Classification of Soil in India – Essay

Zonal soils are those which occur over large areas or climatic zones having geographical characteristics of their own, sited on well-drained undulating land, having well-developed profiles and other properties, developed on parent material which has remained in its original place for a sufficiently long time to have been affected by climatic and organism processes.

Zonal soils display a characteristic latitudinal belt distribution. The zonal order is comprised of soils which can be differentiated on the basis of humid and arid, semiarid, and subhumid climatic zones, in the humid climate class we have podzol, grey, brown podzolic, red-yellow podzolic, latosols, and tundra soils.

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The Podzols are the most widely distributed of the zonal soils of the humid climates. They occur in the sub-arctic climatic and northern parts of humid continental climate areas. They develop under conditions of a cold winter and an adequate precipitation spread throughout the year. Grey-brown podzolic soil occurs in humid climates. Eastern U.S.A., the North European plain, and the Northern Chinese plains are typical areas of its occurrence.

Red-yellow podzolic soil occurs south of the grey-brown podzolic belt. Pine vegetation is associated with this soil also. South-eastern U.S.A. is a typical area of its occurrence. Latosols or latritic soils are characteristic of the humid tropics. The soil is associated with luxuriant rain forests of hardwoods, and lianas.

India, South-east Asia, the Amazon Basin, and the Congo Basin are typical areas of occurrence of laterite soils. The Tundra soil is widespread and coextensive with the Tundra climatic and vegetation type. Arid, semi-arid, sub-humid zonal order soils include chernozem, chestnut, chestnut-brown, grey desert, and red desert varieties. They occur in areas in increasing order of temperature and aridity.

Chernozem is associated with a continental, warm, moist early summer, later summer and winter drought, and dry snow-free winter climate, and long-grass steppe. The chernozem is generally acidic.

A typical area of its occurrence is Ukraine but it is also widespread in the Central U.S.A., Central Africa, South America, and Australia. Chernozem is highly productive for small grain crops, such as wheat, oats, barley, and rye. The Ukraine ‘the bread-basket of the U.S.S.R’ is in fact based on chernozem soil. Very similar to chernozem is the prairie soil.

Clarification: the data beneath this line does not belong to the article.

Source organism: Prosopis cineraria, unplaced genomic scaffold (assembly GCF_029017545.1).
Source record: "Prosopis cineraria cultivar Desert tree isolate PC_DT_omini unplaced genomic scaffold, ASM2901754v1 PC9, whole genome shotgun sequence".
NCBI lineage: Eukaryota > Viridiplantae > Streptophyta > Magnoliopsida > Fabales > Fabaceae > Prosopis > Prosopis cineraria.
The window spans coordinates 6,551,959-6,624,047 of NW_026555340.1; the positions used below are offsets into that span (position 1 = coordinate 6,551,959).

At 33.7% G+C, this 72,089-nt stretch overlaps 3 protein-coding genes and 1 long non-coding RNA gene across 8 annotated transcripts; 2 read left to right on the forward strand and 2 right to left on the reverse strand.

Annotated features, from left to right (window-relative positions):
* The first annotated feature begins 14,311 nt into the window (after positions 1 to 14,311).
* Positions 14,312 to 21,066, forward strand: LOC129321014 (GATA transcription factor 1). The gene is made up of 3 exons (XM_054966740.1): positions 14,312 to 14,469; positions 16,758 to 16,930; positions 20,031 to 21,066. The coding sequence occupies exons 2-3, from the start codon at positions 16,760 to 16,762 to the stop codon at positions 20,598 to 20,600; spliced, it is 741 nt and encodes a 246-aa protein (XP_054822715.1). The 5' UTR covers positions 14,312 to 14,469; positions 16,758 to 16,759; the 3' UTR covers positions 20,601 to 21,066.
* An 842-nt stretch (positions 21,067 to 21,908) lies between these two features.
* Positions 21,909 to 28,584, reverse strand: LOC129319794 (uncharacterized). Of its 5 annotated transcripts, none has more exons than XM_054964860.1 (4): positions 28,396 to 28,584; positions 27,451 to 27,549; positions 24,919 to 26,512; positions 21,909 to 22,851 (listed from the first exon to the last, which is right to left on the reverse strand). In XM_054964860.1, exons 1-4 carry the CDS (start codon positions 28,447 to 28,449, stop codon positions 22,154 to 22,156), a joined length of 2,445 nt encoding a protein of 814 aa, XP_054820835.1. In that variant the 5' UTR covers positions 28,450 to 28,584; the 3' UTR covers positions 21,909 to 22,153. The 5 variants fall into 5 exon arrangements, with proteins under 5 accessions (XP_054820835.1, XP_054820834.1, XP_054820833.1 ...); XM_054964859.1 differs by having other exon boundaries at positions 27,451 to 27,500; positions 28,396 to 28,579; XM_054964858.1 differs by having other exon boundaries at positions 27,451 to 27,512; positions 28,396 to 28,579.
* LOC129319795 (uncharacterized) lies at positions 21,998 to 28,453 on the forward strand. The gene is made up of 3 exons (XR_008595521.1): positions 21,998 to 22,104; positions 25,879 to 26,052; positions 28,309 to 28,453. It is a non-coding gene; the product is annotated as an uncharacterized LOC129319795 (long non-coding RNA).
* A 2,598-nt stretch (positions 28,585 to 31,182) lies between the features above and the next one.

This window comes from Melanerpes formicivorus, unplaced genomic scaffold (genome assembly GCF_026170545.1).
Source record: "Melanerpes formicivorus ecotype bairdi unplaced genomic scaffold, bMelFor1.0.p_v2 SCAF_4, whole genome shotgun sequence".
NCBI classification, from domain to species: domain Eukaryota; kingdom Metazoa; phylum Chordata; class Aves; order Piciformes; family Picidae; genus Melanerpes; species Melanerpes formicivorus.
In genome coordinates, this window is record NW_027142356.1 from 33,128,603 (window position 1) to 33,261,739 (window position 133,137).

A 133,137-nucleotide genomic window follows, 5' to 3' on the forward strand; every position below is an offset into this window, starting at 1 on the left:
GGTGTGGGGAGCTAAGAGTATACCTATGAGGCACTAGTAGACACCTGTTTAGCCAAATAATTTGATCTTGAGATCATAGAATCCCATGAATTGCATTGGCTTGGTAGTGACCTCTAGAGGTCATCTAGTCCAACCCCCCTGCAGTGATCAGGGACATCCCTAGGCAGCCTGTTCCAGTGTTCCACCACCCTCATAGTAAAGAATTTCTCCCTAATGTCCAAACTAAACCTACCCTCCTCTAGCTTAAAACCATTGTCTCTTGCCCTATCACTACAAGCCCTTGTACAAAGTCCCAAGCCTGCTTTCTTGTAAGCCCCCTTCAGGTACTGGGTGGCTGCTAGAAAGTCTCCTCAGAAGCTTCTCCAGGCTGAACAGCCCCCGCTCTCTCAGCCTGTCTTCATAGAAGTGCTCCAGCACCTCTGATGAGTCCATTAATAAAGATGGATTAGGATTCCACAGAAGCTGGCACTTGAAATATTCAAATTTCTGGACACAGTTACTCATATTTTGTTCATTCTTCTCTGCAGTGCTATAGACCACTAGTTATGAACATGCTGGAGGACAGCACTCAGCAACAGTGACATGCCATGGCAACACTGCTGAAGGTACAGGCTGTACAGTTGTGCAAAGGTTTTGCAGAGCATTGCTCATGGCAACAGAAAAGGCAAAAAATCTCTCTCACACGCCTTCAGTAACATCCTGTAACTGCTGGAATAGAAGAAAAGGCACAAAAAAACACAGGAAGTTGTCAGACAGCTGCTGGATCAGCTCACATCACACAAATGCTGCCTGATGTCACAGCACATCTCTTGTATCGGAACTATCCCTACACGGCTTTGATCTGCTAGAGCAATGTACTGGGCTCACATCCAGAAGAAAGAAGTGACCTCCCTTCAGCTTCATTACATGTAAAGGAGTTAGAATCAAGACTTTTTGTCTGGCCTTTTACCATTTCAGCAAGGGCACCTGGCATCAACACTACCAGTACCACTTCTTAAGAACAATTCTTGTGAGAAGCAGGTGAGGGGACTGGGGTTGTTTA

Chestnut soil occurs towards the arid side of the chernozem belt in the semi-arid middle latitude steppe lands of North America and Asia. Chestnut soil is replaced by chestnut brown type in more arid areas.

The soil is typical of the middle-latitude steppes and is suitable for livestock grazing. Grey-desert soil, also termed sierozem, occurs in vast east-west belts between 30° and 50° N latitudes in the Northern Hemisphere. It is co-extensive with the spread of the middle-latitude desert climate. Desert soils are suitable for cultivation along the flood plains and on the terraces where their texture is fine.

The Indian Council of Agricultural Research (ICAR) divides the soil found in the country into 8 major groups which are (i) Alluvial soils including the coastal and deltaic alluvium, (ii) Black soils, of varying types (iii) Red soils, including red loams, yellow earths etc. (iv) Laterite and lateritic soils (v) Forest soils (vi) Arid and Desert soil (vii) Saline and Alkali soils and (viii) Peaty and Organic soils. Climate and nature of the parent rock are the two most important factors that determine the types of soil found in India.

Soils may also be categorized according to their formation:

(a) Residual Soil:

These are found where they are formed hence called “In Situ”. The red, laterite, black, podzolic soils of forests, saline and Alkaline and peaty and other organic soils are residual soils. Of these, the red and laterite soils are zonal soils developed tinder hot and humid conditions through the laterisation process on a variety of rocks including the Archaean granite. The black soil is an intrazonal soil developed on Deccan lavas.

(b) Transported Soil:

These are the soils which are carried down by agents of gradations such as rivers, wind.

ICAR Classification:

(i) Alluvial Soils:

It is by far the largest and the most important soil group of India contributing the largest share of the country’s agricultural production. Alluvial soils cover about 22.1 per cent of the country’s total land surface. Composed of sediments deposited by rivers in the interior and sea waves along the coasts, these soils constitute the surface of the Great Plains from Punjab to Assam.

They also occur in the interior and sea waves along the coasts, these soils constitute the surface of the Great Plains from Punjab to Assam. They also occur in the valleys of the Narmada and Tapti in Madhya Pradesh and Gujarat, Mahanadi in Madhya Pradesh and Orissa, Godavari in Andhra Pradesh, and Cauvery in Tamil Nadu.

Along the coast of Kerala, they are referred to as coastal alluvium and in the deltas of Mahanadi, Godavari, Krishna and Cauvery as deltaic alluvium. Alluvial soils are generally deficient in Nitrogen and humus; this necessitates heavy fertilisation particularly with nitrogenous fertilisers. Phosphorus is also deficient in some areas.

These soils are suitable for the cultivation of almost all kinds of cereals, pulses, oil seeds, cotton, sugar-cane and vegetables. Jute can be grown in the eastern areas. In the upper and middle Ganga plain two different types of alluvial soils have developed viz. Khadar and Bhangar.

Khadar is a newer alluvium developed behind the levees of the numerous streams flowing is this section of the Ganga plain. Bhangar represents a system of older alluvium developed on the upper reaches of the streams where floods generally do not reach.